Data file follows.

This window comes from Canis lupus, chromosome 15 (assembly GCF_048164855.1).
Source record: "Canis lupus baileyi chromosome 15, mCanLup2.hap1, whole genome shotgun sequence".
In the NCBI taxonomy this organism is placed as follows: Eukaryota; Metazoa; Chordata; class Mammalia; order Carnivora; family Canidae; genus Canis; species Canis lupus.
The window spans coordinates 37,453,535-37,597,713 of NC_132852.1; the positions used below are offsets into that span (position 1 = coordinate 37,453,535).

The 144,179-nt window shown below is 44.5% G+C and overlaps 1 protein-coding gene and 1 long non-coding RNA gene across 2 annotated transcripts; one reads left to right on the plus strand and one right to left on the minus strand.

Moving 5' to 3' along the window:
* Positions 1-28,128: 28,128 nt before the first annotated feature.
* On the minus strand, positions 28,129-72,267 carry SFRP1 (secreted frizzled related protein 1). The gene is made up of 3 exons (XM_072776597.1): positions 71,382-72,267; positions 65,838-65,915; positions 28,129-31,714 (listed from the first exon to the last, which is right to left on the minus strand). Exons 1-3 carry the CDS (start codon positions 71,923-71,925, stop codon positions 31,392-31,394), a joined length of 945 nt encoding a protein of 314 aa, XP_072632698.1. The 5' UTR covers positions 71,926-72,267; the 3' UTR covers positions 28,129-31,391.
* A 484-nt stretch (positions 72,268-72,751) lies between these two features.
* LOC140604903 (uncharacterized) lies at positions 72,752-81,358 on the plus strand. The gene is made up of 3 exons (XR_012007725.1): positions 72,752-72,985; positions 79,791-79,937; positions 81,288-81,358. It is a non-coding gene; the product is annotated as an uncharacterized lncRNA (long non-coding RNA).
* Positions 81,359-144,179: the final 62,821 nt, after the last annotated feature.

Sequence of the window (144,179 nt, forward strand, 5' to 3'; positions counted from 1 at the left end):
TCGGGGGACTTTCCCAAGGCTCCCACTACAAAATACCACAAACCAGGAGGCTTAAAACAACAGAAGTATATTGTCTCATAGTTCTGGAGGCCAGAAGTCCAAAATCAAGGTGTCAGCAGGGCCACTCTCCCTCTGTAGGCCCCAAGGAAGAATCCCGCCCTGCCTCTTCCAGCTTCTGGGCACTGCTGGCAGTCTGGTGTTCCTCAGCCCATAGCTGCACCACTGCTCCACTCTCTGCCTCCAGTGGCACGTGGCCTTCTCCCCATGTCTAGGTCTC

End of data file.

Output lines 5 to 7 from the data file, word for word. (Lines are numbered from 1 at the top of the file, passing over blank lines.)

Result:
The 144,179-nt window shown below is 44.5% G+C and overlaps 1 protein-coding gene and 1 long non-coding RNA gene across 2 annotated transcripts; one reads left to right on the plus strand and one right to left on the minus strand.

Moving 5' to 3' along the window:
* Positions 1-28,128: 28,128 nt before the first annotated feature.